Thursday, November 10, 2011
The Federal Communications Commission has implemented a plan to offer low-cost broadband service ($10 a month) to families whose kids qualify for free lunches.
Tim Devaney has a story in the Washington Times Nov. 10, p. A6, (website url) here.
The program is called “Connect2Compete” (or “Connect to Compete”).
Here is an earlier story from October, link.
Connect2Compete has a website here and describes itself as a private-non profit partnership.
Thursday, November 03, 2011
The morning after PBS aired its biography of Steve Jobs (see Movies blog today), the Washington Post published an article by Joshua Topolsky, in “The Verge” series, “How iTV, Jobs’s last project, could transform home entertainment”, link here.
Curiously, the article appeared on Google before Washington Post’s own search engine could find it. This may be related to Google’s recent effort to bring new “quality content” to the top of search engine results quickly.
The “Integrated Television Set” would access television content through apps rather than conventional channels, and of course would depend on efficient broadband (which could be wireless or depend on a home wireless router). But it would possibly make the use of broadband capacity more efficient, and force cable companies (whether xFinity, TW, or the newer Verizon FIOS) into more flexible pricing plans and to offer better customer service, especially in areas where they have monopolies.
Was iTV to become Jobs’s “one last thing”?
Wednesday, November 02, 2011
Broadband infrastructure needs to be able to withstand storm; not everyone has "business class" service
The recent October snows in the Northeast call attention to another important, if tangential, aspect of the net neutrality debate.
The biggest concern is that large areas of mostly older or suburban neighborhoods stay without electricity and other utilities like cable broadband for days.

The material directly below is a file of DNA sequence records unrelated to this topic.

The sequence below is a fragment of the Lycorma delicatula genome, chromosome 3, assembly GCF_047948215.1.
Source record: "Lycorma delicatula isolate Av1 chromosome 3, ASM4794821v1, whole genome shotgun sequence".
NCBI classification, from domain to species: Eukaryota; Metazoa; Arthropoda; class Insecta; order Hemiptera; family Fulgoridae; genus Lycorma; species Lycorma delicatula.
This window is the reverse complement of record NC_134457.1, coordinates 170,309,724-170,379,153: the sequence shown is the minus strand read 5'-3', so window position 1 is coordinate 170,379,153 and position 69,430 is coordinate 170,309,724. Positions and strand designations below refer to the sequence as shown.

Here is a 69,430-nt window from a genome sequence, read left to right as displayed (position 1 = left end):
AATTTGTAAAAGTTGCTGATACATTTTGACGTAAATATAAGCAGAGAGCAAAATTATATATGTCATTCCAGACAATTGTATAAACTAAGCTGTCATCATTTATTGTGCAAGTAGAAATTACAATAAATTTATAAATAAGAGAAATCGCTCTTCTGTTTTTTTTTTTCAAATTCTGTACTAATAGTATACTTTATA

Older neighborhoods, with older, weaker and denser trees and weaker structures, are quite vulnerable. Newer developments usually have utilities more carefully installed. As far back as 1970, however, a “New Age” group insisted on underground utilities when building a closed community called Stelle, outside Kankakee, IL (south of Chicago).
Cable and phone companies are often not able to restore service quickly. When I lost phone service in 2005 to a fallen tree limb (from a neighborhood) after an early morning winter thunderstorm (yes, they happen), Verizon took three days to restring the line.
The problem with slow restoration is that more and more people telecommute and work from home. This is good for the environment, but not sustainable in areas with an unstable or excessively vulnerable infrastructure. People who own their own businesses in remote areas or at home in older neighborhoods can be put out of business by lack of ability of utilities to respond quickly enough. Of course, you can say, that’s partly what zoning is all about. Utilities do sometimes offer “business class service” guaranteeing quicker response (especially for broadband Internet) but one needs real profit margins and volume (a real business) to afford it.